Hello Ionic Community,
I have been looking everywhere, fruitlessly so, for a way to observe the navigation events and return the name of the destination view before the current view is unloaded. An equivalent of ionic1’s “$stateChangeStart” if you will, where we get the event, the toSate and fromtState, all before the event is propagated.
Currently, I am subscribing to viewWillLeave to ascertain the navigation behavior of the app. The problem I’m facing is that this subscription only returns the data pertaining to the current view. Is there a way to also get the data pertaining to the view that we are navigating to without the current view unloading or the next view starting to load?
As for the why: I would like to base the boolean of ionViewCanLeave on the destination view rather than on anything else. I know this might not be the best practice, but the company I work for is rather adamant on the user not being able to leave a particular view unless they are navigating to a particular set of pages. And so, knowing the destination view before the current view unloads is somewhat of a necessity.
Thanks in advance for any help that comes this way.
If you don’t get any better answers, here’s how I think of this. Every navigation action requires the user interact with some app element - a button, a menu item, or whatnot. Disable those when they should not be available, instead of relying on lifecycle events.
Thank you for the reply. This was my line of thought as well, which led me to opening this thread.
To know when the navigational elements must be disabled, we must first know which view we are headed to. For example: I navigate to page B from page A. Now from page B, the only place I should be going to, is page C. If I click on the browser back button, nothing must happen. Only if I click on the button that takes me to page C should the navigation work.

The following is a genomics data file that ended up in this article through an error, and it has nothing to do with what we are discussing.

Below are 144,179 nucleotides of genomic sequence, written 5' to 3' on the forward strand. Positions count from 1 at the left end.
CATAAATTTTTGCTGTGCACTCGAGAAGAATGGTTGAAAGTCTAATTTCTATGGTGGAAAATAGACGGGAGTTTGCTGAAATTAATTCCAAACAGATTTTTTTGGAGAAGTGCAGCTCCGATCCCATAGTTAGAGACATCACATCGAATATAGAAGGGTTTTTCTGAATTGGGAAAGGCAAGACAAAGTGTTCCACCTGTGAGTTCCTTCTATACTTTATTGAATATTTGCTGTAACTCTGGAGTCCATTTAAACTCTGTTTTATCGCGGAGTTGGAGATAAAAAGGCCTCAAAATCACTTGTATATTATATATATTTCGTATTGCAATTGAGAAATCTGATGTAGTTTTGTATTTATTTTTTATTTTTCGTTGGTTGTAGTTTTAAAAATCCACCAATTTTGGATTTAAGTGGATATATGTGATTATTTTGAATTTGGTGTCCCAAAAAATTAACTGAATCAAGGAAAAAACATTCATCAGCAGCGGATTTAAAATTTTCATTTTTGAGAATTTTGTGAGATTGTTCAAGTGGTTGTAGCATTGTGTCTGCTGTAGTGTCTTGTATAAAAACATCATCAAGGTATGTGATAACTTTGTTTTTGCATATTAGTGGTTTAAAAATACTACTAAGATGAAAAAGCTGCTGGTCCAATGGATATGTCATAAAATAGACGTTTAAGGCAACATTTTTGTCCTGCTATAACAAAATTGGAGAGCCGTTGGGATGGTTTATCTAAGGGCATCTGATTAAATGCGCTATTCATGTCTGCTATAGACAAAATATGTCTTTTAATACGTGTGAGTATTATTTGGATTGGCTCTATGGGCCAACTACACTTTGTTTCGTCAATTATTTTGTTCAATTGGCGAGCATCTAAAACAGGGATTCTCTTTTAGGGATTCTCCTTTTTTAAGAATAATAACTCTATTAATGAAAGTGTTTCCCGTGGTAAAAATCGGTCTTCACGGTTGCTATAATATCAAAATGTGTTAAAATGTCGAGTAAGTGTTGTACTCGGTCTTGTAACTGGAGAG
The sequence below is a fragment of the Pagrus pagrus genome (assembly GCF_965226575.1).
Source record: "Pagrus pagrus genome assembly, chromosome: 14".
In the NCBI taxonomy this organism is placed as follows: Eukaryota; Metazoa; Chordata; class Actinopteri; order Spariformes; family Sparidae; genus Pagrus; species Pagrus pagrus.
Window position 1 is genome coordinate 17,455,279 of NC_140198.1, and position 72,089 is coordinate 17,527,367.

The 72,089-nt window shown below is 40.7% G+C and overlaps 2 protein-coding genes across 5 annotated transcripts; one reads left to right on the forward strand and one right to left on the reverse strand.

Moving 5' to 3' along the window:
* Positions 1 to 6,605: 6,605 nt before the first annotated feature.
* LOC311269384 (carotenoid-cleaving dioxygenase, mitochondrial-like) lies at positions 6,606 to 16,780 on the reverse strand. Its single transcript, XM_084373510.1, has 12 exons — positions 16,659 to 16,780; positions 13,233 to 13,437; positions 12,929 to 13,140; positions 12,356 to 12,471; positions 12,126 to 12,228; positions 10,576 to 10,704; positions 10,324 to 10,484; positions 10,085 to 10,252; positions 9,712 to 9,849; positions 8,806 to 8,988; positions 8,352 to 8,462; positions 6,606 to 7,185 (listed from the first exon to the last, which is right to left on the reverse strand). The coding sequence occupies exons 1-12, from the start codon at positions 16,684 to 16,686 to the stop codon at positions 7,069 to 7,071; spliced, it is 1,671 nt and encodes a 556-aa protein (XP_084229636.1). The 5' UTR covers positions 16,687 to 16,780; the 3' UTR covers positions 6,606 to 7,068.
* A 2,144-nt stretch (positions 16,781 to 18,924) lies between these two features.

Knowing where we are headed seems to be impossible with the currently available lifecycle events without first unloading the current view.This has been one of the main reasons why my company is reluctant to the idea of migrating to ionic 2+. All the pros of keeping up with the updated framework seems to be overshadowed by the lack of required functionality, which is readily available in our app that is still stuck with ionic 1.
I’m not entirely sure if our requirement is considered to be bad practice, but I would think that basic information about navigational events isn’t something that should be so hard to get.
I don’t purport to be an arbiter of what constitutes good or bad practice; I can just speak for myself. What I would tell your client is this:
The more independent and self-contained we can make each component of our app, we will reap several benefits. It becomes easier to read, maintain, and test, because it is clear who is in charge of what. It is easier to modify, because we don’t have to worry about changes to part A accidentally messing something up in part B.
Users appreciate apps that guide them, but do not appreciate having core functionality hijacked. In the end, they want to feel like they are using the app, not the other way around. So I consider the browser back button sacred ground. It should always go back. Disabling buttons inside the app: absolutely no problem. Disabling the browser back button: user will hate me.
If you’re trying to implement some sort of wizard, where screens must be gone through in a particular linear fashion, the way I would go about that is using modals.
A bit of a ‘sidenote’ for the OP - if you are indeed implementing a wizard, do consider existing libraries for it. I’ve very successfully used angular-wizard for a v1 project that makes conditional navigation control much easier. There is an angular2 library too ,which I haven’t used, but looks very similar.
Thank you for the suggestions. This is not a wizard. It’s just a way to stop pages from making unnecessary API calls because of redundant navigation events. The nav guard ionViewCanEnter only works after the current page has loaded and the nav guard ionViewCanLeave is useless in this use case since we don’t know the destination. Going from an authenticated page which has a pretty heavy API call, to an unauthenticated page like login or register, and then being redirected right back to the very same authenticated page with the heavy API call using ionViewCanEnter’s promise, just seems rather superfluous to me.
I was hoping to find an event like ionic1’s stateChangeStart, which we could watch to get the destination views name and use that in conjunction with the ionViewCanLeave nav guard to prevent the page from having to go back to a page that is no longer of any use to us.
But it would appear that getting the name of the destination view from lifecycle events without unloading the current view is impossible with ionic 2+. Thank you guys for all your help, but it looks like we have no choice but to stick with ionic1 for now.